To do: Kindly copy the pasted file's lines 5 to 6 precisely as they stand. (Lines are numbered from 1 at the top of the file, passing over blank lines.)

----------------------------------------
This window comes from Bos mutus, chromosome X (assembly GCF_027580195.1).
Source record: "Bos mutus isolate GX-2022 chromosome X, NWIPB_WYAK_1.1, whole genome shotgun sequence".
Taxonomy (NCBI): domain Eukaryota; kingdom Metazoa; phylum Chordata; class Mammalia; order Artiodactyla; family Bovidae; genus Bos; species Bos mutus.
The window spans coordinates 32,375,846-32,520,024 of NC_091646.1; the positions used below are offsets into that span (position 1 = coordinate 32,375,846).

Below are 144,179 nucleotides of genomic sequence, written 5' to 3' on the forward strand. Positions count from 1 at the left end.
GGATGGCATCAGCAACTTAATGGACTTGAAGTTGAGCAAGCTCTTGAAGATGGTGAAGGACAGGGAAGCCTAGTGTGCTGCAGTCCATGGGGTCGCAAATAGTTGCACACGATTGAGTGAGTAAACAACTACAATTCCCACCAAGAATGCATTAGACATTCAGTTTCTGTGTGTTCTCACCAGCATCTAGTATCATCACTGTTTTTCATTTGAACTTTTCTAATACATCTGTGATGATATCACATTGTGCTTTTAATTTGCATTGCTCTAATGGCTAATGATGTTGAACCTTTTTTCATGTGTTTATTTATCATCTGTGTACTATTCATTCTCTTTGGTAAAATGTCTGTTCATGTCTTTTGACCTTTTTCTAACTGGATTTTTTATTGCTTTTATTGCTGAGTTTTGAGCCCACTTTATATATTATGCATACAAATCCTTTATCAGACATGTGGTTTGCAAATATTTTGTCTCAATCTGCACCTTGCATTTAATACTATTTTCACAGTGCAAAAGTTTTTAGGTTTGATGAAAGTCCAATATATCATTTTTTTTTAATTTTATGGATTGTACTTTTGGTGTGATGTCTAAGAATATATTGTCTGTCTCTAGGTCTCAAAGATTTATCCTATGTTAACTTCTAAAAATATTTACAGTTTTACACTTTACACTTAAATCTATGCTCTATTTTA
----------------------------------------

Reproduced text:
Below are 144,179 nucleotides of genomic sequence, written 5' to 3' on the forward strand. Positions count from 1 at the left end.
GGATGGCATCAGCAACTTAATGGACTTGAAGTTGAGCAAGCTCTTGAAGATGGTGAAGGACAGGGAAGCCTAGTGTGCTGCAGTCCATGGGGTCGCAAATAGTTGCACACGATTGAGTGAGTAAACAACTACAATTCCCACCAAGAATGCATTAGACATTCAGTTTCTGTGTGTTCTCACCAGCATCTAGTATCATCACTGTTTTTCATTTGAACTTTTCTAATACATCTGTGATGATATCACATTGTGCTTTTAATTTGCATTGCTCTAATGGCTAATGATGTTGAACCTTTTTTCATGTGTTTATTTATCATCTGTGTACTATTCATTCTCTTTGGTAAAATGTCTGTTCATGTCTTTTGACCTTTTTCTAACTGGATTTTTTATTGCTTTTATTGCTGAGTTTTGAGCCCACTTTATATATTATGCATACAAATCCTTTATCAGACATGTGGTTTGCAAATATTTTGTCTCAATCTGCACCTTGCATTTAATACTATTTTCACAGTGCAAAAGTTTTTAGGTTTGATGAAAGTCCAATATATCATTTTTTTTTAATTTTATGGATTGTACTTTTGGTGTGATGTCTAAGAATATATTGTCTGTCTCTAGGTCTCAAAGATTTATCCTATGTTAACTTCTAAAAATATTTACAGTTTTACACTTTACACTTAAATCTATGCTCTATTTTA